big memory machines

Haven’t finished debugging this unit yet. Thought you might like to see top info. These are physical CPUs BTW, not SMT.

top - 09:21:29 up 3 min,  2 users,  load average: 0.22, 0.21, 0.09
Tasks: 219 total,   1 running, 218 sleeping,   0 stopped,   0 zombie
Cpu0  :  0.7%us,  0.3%sy,  0.0%ni, 99.0%id,  0.0%wa,  0.0%hi,  0.0%si,  0.0%st
Cpu1  :  0.0%us,  0.0%sy,  0.0%ni,100.0%id,  0.0%wa,  0.0%hi,  0.0%si,  0.0%st
Cpu2  :  0.0%us,  0.0%sy,  0.0%ni,100.0%id,  0.0%wa,  0.0%hi,  0.0%si,  0.0%st
Cpu3  :  0.0%us,  0.0%sy,  0.0%ni,100.0%id,  0.0%wa,  0.0%hi,  0.0%si,  0.0%st
Cpu4  :  0.0%us, 13.2%sy,  0.0%ni, 86.8%id,  0.0%wa,  0.0%hi,  0.0%si,  0.0%st
Cpu5  :  0.0%us,  0.0%sy,  0.0%ni,100.0%id,  0.0%wa,  0.0%hi,  0.0%si,  0.0%st
Cpu6  :  0.0%us,  0.0%sy,  0.0%ni,100.0%id,  0.0%wa,  0.0%hi,  0.0%si,  0.0%st
Cpu7  :  0.0%us,  0.0%sy,  0.0%ni,100.0%id,  0.0%wa,  0.0%hi,  0.0%si,  0.0%st
Cpu8  :  0.0%us,  0.0%sy,  0.0%ni,100.0%id,  0.0%wa,  0.0%hi,  0.0%si,  0.0%st
Cpu9  :  0.0%us,  0.0%sy,  0.0%ni,100.0%id,  0.0%wa,  0.0%hi,  0.0%si,  0.0%st
Cpu10 :  0.0%us,  0.0%sy,  0.0%ni,100.0%id,  0.0%wa,  0.0%hi,  0.0%si,  0.0%st
Cpu11 :  0.0%us,  0.0%sy,  0.0%ni,100.0%id,  0.0%wa,  0.0%hi,  0.0%si,  0.0%st
Cpu12 :  0.0%us,  0.0%sy,  0.0%ni,100.0%id,  0.0%wa,  0.0%hi,  0.0%si,  0.0%st
Cpu13 :  0.0%us,  0.0%sy,  0.0%ni,100.0%id,  0.0%wa,  0.0%hi,  0.0%si,  0.0%st
Cpu14 :  0.0%us,  0.0%sy,  0.0%ni,100.0%id,  0.0%wa,  0.0%hi,  0.0%si,  0.0%st
Cpu15 :  0.0%us,  0.0%sy,  0.0%ni,100.0%id,  0.0%wa,  0.0%hi,  0.0%si,  0.0%st
Cpu16 :  0.0%us,  0.0%sy,  0.0%ni,100.0%id,  0.0%wa,  0.0%hi,  0.0%si,  0.0%st
Cpu17 :  0.0%us,  0.0%sy,  0.0%ni,100.0%id,  0.0%wa,  0.0%hi,  0.0%si,  0.0%st
Cpu18 :  0.0%us,  0.0%sy,  0.0%ni,100.0%id,  0.0%wa,  0.0%hi,  0.0%si,  0.0%st
Cpu19 :  0.0%us,  0.0%sy,  0.0%ni,100.0%id,  0.0%wa,  0.0%hi,  0.0%si,  0.0%st
Cpu20 :  0.0%us,  0.0%sy,  0.0%ni,100.0%id,  0.0%wa,  0.0%hi,  0.0%si,  0.0%st
Cpu21 :  0.0%us,  0.0%sy,  0.0%ni,100.0%id,  0.0%wa,  0.0%hi,  0.0%si,  0.0%st
Cpu22 :  0.0%us,  0.0%sy,  0.0%ni,100.0%id,  0.0%wa,  0.0%hi,  0.0%si,  0.0%st
Cpu23 :  0.0%us,  0.0%sy,  0.0%ni,100.0%id,  0.0%wa,  0.0%hi,  0.0%si,  0.0%st
Cpu24 :  0.0%us,  0.0%sy,  0.0%ni,100.0%id,  0.0%wa,  0.0%hi,  0.0%si,  0.0%st
Cpu25 :  0.0%us,  0.0%sy,  0.0%ni,100.0%id,  0.0%wa,  0.0%hi,  0.0%si,  0.0%st
Cpu26 :  0.0%us,  0.0%sy,  0.0%ni,100.0%id,  0.0%wa,  0.0%hi,  0.0%si,  0.0%st
Cpu27 :  0.0%us,  0.0%sy,  0.0%ni,100.0%id,  0.0%wa,  0.0%hi,  0.0%si,  0.0%st
Cpu28 :  0.0%us,  0.0%sy,  0.0%ni,100.0%id,  0.0%wa,  0.0%hi,  0.0%si,  0.0%st
Cpu29 :  0.0%us,  0.0%sy,  0.0%ni,100.0%id,  0.0%wa,  0.0%hi,  0.0%si,  0.0%st
Cpu30 :  0.0%us,  0.0%sy,  0.0%ni,100.0%id,  0.0%wa,  0.0%hi,  0.0%si,  0.0%st
Cpu31 :  0.0%us,  0.0%sy,  0.0%ni,100.0%id,  0.0%wa,  0.0%hi,  0.0%si,  0.0%st
Mem:  <strong>529366036k</strong> total,  9816336k used, <strong>519549700k</strong> free,        0k buffers
Swap:        0k total,        0k used,        0k free,    70116k cached

  PID USER      PR  NI  VIRT  RES  SHR S %CPU %MEM    TIME+  COMMAND            
 2126 root      39  19     0    0    0 S   13  0.0   0:08.42 kipmi0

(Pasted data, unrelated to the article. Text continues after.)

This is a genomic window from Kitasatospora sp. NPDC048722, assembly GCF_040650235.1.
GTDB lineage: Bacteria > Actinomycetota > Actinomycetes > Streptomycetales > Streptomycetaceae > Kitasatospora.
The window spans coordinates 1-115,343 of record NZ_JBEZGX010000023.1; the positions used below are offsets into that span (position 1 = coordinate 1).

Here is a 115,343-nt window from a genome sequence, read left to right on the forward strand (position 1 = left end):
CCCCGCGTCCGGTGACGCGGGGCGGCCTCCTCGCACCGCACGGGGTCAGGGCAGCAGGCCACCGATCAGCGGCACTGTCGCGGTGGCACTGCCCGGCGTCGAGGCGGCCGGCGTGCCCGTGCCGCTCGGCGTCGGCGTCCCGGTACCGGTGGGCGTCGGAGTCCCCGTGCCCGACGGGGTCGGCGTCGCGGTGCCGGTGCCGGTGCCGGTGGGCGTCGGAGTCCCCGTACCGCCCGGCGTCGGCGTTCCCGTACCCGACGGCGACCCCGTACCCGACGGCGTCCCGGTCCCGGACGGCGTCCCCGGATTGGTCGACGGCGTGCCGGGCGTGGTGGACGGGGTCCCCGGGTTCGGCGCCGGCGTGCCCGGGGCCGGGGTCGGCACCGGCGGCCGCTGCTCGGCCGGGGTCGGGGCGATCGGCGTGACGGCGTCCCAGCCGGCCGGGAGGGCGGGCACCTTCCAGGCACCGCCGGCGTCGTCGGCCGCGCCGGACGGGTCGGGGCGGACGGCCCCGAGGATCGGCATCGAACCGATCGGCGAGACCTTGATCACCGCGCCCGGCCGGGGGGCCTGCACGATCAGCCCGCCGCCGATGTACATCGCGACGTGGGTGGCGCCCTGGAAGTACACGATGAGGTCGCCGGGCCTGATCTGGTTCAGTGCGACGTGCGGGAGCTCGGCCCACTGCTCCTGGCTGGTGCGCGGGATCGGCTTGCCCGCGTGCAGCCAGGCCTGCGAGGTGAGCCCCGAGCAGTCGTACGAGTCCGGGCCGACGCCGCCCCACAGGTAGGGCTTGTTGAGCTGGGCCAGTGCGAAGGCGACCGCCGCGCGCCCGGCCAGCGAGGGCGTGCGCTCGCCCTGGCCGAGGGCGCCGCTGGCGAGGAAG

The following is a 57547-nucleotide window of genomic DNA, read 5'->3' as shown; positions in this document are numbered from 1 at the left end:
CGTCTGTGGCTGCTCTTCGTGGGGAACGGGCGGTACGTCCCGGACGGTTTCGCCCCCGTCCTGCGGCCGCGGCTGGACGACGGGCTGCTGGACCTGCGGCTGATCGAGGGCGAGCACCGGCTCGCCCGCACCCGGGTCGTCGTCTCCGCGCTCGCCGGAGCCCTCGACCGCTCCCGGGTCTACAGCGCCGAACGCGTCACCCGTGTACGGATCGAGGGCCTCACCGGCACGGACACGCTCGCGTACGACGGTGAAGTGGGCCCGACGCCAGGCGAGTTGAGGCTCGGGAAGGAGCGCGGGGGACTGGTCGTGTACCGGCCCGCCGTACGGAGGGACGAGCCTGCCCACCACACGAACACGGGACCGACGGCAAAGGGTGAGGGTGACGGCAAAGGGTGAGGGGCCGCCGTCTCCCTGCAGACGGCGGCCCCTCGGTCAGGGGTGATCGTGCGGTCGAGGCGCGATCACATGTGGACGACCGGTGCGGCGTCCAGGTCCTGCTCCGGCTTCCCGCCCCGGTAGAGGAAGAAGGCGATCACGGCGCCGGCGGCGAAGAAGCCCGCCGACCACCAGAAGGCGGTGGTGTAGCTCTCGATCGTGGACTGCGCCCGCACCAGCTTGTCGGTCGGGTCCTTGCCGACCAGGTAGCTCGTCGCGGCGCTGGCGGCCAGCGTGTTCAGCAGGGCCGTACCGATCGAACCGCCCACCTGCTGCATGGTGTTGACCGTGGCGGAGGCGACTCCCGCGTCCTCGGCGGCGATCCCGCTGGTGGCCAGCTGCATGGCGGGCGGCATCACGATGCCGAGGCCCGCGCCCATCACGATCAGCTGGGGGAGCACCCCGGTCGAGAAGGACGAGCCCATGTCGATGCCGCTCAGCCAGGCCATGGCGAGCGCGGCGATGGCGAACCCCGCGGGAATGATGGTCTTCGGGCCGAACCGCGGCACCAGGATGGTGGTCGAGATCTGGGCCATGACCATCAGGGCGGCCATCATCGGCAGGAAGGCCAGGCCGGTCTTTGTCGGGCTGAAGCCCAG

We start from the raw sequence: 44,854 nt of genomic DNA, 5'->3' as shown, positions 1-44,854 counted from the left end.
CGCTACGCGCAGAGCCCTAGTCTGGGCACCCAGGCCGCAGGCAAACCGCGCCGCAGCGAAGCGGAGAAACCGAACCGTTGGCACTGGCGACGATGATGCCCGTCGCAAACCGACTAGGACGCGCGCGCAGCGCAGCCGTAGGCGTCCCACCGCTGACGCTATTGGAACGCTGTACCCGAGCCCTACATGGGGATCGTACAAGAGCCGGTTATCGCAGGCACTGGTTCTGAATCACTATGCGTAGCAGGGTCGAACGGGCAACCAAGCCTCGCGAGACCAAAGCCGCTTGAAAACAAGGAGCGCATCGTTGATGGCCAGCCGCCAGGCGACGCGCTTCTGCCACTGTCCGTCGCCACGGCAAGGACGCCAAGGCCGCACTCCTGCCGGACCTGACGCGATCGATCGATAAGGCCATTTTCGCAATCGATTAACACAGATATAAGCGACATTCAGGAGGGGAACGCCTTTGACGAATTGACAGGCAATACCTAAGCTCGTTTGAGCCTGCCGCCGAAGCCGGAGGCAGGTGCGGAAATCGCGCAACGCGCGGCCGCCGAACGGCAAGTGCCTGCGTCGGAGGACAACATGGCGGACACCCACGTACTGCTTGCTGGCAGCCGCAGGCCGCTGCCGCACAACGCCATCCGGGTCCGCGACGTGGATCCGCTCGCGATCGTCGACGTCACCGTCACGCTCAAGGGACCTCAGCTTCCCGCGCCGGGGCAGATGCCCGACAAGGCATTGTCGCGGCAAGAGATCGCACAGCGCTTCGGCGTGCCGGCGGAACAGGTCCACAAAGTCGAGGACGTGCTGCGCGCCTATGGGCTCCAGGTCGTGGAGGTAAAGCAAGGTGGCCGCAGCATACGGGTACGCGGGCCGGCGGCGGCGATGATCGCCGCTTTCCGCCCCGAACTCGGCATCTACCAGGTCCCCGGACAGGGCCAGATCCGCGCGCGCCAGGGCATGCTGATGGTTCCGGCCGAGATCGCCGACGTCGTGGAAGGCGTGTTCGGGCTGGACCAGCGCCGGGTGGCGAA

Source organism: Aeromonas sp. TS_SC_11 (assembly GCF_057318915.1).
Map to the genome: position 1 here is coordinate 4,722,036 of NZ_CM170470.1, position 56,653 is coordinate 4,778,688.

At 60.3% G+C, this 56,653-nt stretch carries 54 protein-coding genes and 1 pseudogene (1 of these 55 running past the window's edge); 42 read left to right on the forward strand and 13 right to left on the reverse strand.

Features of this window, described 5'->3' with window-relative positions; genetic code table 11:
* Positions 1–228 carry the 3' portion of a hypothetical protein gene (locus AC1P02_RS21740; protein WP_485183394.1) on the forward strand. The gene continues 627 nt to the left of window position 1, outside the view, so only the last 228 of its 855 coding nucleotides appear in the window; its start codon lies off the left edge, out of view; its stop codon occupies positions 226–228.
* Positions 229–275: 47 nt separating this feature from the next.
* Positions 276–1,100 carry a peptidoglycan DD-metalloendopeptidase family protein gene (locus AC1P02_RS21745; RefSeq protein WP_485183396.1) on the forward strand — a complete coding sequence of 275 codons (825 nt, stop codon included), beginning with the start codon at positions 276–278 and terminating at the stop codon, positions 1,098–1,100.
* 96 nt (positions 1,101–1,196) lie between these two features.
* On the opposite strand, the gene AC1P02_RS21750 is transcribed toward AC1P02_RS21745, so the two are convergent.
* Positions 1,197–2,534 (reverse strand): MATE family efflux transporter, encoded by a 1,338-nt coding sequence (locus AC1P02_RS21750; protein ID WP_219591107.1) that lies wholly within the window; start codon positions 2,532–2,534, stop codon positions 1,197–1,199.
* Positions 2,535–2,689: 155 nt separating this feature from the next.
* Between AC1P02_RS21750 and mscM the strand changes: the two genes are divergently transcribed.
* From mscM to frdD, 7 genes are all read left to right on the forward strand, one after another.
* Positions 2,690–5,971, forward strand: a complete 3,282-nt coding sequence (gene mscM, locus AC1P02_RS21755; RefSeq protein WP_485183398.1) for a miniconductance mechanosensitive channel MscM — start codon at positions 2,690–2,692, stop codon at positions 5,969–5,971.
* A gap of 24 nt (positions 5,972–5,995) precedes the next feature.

1882 root      20   0 15780  736  520 S    0  0.0   0:00.17 irqbalance         
 2388 root      20   0 79340 3760 2944 S    0  0.0   0:00.05 sshd               
 2467 root      20   0 19476 1520 1068 R    0  0.0   0:00.05 top                
    1 root      20   0 24008 2196 1340 S    0  0.0   0:07.03 init               
    2 root      20   0     0    0    0 S    0  0.0   0:00.00 kthreadd           
    3 root      20   0     0    0    0 S    0  0.0   0:00.05 ksoftirqd/0        
    4 root      20   0     0    0    0 S    0  0.0   0:00.00 kworker/0:0        
    5 root      20   0     0    0    0 S    0  0.0   0:00.14 kworker/u:0        

ahhhh

It really has 1TB, probably need some boot options or some other bits to get it to see all the ram.

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11 thoughts on “big memory machines

  1. @kirjoittaessani

    Sadly, something like 1/2 the memory isn’t showing up. I’ll have to run into the lab today and test the RAM. I am guessing a mixture of bad dimms and memory cards. Ugh.

  2. As I said in an earlier comment in case you missed it is there are some pretty serious, in my opinion, issues with anyone reading /proc on kernels from 2.6.32 forward and I wrote it up here – http://collectl.sourceforge.net/SlowProc.html

    If this includes your system perhaps you can try out my ‘strace -c’ test and confirm you’re seeing this issue too.

    -mark

  3. @Mark

    Good catch there … I am wondering if this is what I’ve been running into with Collectl on our 2.6.32 kernels.

    Ok … this smells like a /proc – NUMA problem. That the CPUs handling the /proc interface could be different, so its possible that reads are causing all sorts of joyous access issues.

  4. re newer kernels – I believe it still is a problem. Nevertheless it would be good to test yourself if you have access to a many-core box.

    joe – it would be very interesting to see if this is what you’re bumping into. Can you try some of the tests I outlined on that web page?

    I too thought it was a numa issue but I think it’s more of an issue handling all the locking on the different memory sections one needs to traverse with a lot of cores. While it turns out you can’t have a lot of cores without a lot of sockets and hence NUMA, it’s not really the numa code that is doing this. At least that’s my understanding.

    -mark

  5. @marc – not sure you know, but the Red Hat bugzilla was locked down a few months ago to prevent access by non-subscribed people to bugs, apparently for “security reasons” (my understanding based on what RH told me happened to a bug of ours). So the BZ you link to from your collectl page is not viewable by anyone else I’m afraid.

    Is there a discussion on LKML about this kernel regression?

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